Alta Wins Round One Against Snowboarding Plaintiffs But It Ain’t Over Yet

“We are not at all dissuaded,” said Rick Alden about yesterday’s ruling in U.S. District Court. The legal war summoned against Alta Ski Area last season for refusing to allow snowboarders on its lifts came to a head when Wasatch Equality (Alden, Drew Hicken, Bjorn Leines, Richard Varga) had their day in court.

 Judge Dee Benson not only decried that snowboarders are not a protected class but said that they had a “misplaced and mistaken” view of the 14th amendment. The Equal Protection Clause is not a general fairness clause he said and concluded that the plaintiffs failed to show the Forest Service had anything to do with the Little Cottonwood Canyon resort’s policy prohibiting snowboards.

“They didn’t really go after the public lands issue but instead claimed animus [towards boarders] and whether we questioned their ability [to ride safely],” said Alta’s Ono Wieringa. “That doesn’t have anything to do with public lands.” Alta’s permit with the Forest Service allows it to make its own policies. “It’s a business decision (to ban snowboards) and skiing works really well there,” he added. “Public lands are riddled with separating users for the betterment of other users.”

‘Bifftacular’ commented on the Deseret News site, “Why should a bowling alley be allowed to restrict their lanes only to the usage of bowling balls? I’d kind of like to roll a pumpkin. “No shirt, no shoes, no service”? Not anymore. Those restaurants should have to serve us even if all we are wearing is a diaper. Why only golf carts allowed on a golf course? That seems rather discriminatory to real cars. I’d like to drive my Honda hole to hole. Only ice skates on the community skating rink? How backwards. Where are the rights for toboggans, sleds, and snowmobiles?”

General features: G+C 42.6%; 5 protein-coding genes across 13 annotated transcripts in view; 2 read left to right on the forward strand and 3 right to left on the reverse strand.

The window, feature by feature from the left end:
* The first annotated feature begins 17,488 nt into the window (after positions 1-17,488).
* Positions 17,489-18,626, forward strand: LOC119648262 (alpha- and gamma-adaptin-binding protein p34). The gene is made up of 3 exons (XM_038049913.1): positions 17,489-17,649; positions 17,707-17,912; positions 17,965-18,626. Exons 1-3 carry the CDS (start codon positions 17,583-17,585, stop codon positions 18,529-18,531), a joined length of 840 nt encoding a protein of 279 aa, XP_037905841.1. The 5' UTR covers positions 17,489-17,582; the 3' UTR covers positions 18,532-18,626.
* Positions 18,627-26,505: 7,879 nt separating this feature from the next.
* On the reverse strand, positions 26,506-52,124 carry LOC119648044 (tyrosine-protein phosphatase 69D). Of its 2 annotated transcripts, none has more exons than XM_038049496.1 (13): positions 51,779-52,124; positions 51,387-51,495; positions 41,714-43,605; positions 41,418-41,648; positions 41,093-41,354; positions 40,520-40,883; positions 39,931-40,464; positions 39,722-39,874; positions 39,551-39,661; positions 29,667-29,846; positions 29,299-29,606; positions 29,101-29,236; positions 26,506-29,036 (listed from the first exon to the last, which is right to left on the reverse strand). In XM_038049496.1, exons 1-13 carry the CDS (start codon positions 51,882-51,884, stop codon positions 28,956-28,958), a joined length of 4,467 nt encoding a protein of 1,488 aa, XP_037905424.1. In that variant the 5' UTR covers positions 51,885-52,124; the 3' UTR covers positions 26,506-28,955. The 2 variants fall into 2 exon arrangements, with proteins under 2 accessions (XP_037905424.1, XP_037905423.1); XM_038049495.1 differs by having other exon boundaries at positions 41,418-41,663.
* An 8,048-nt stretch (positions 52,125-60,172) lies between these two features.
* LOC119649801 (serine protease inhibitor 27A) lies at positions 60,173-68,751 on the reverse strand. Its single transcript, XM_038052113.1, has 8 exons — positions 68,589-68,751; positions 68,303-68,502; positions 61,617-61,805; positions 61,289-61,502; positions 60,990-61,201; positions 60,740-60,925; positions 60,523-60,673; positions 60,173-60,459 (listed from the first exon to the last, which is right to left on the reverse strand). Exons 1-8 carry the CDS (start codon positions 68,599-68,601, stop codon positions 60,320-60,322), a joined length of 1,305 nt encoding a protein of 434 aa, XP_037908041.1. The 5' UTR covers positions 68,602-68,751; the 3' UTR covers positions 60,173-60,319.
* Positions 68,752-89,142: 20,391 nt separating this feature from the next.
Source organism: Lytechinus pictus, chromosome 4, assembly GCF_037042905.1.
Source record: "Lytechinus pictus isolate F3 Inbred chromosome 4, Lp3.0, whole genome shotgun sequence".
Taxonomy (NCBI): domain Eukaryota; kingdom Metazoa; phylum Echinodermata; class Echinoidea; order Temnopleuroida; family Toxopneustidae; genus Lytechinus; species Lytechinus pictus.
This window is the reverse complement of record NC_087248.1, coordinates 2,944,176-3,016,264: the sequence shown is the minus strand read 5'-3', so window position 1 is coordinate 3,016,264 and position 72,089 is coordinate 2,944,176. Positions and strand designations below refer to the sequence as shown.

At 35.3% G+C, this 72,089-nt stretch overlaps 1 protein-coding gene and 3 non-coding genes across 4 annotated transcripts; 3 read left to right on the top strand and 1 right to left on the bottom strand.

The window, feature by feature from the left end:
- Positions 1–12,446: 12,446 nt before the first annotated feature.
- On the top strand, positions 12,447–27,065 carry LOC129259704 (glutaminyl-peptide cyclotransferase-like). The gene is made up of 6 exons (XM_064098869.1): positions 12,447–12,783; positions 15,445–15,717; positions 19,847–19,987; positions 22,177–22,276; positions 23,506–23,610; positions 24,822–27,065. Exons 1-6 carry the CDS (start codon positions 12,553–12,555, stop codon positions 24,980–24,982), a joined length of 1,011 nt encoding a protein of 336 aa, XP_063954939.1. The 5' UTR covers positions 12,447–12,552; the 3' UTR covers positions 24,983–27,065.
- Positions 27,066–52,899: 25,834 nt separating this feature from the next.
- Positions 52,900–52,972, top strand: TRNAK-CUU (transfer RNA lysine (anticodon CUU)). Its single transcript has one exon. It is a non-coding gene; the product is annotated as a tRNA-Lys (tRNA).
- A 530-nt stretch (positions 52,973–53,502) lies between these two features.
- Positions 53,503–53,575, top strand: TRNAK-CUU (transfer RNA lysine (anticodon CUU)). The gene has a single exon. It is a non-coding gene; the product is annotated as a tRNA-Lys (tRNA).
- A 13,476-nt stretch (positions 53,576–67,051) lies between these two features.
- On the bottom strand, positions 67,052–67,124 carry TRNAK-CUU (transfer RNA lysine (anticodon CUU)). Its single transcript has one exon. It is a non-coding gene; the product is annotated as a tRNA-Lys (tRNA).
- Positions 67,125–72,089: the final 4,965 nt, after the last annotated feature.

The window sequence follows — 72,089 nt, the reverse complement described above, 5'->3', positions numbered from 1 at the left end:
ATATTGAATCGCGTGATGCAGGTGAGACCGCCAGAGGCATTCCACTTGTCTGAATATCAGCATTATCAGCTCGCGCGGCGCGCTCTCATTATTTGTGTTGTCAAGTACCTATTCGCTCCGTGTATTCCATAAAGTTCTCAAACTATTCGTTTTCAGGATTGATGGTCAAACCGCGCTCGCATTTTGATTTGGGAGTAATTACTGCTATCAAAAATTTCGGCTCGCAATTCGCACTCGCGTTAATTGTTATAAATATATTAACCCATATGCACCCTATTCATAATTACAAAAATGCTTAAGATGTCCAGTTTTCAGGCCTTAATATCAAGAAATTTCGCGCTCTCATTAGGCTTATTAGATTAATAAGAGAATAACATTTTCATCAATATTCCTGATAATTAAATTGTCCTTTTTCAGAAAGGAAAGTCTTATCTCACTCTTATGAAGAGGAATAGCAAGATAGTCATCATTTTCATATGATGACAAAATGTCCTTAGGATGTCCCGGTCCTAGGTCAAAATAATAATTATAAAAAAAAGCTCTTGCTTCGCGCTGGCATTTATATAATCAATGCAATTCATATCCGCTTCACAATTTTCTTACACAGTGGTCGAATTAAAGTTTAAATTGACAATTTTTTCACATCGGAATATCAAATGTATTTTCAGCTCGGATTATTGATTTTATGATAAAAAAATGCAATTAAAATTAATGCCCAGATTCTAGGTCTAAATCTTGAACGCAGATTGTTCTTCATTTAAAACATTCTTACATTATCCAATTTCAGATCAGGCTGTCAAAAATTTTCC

Alta has maintained that they have never discriminated against snowboarders only snowboards. And the court affirmed this choice. Benson wrote in his ruling that there’s “a common-sense recognition that all laws discriminate in one way or another, which is the very nature of laws and regulations.  All that is required for (USFS) to be found in compliance with the Constitution is that the government has a rational basis for its actions. There are many forums Plaintiffs can resort to in an attempt to accomplish their goal of snowboarding down the Baldy Chutes at Alta. Seeking an injunction from this court is not one of them.

But Alden doesn’t see it that way. “Alta is just plain wrong and unfortunately they are wrong on public lands. Let the snowboarders decide what public lands they want to ride,” he said. “We are 100 percent committed to the appeal process.”

Unfortunately for those who commented that they were glad the fight is over, it doesn’t look like it is. “They probably have some legal recourse to appeal or reshape the case so I doubt that it’s over,” said Wieringa. “[Alden’s] not happy with our stance. We’re not worried. I would like to spend the money on the ski area instead of lawyers but life goes on.”

As to whether Alta will have to allow snowboarding in the future to be part of One Wasatch Wieringa said those decisions are far enough away that they don’t have to think about that. “I’d say it’s just like always; it’s part of a business decision that we always make about our market. If we’re going to do things differently we’d have to look at all the parts and see what makes sense.”

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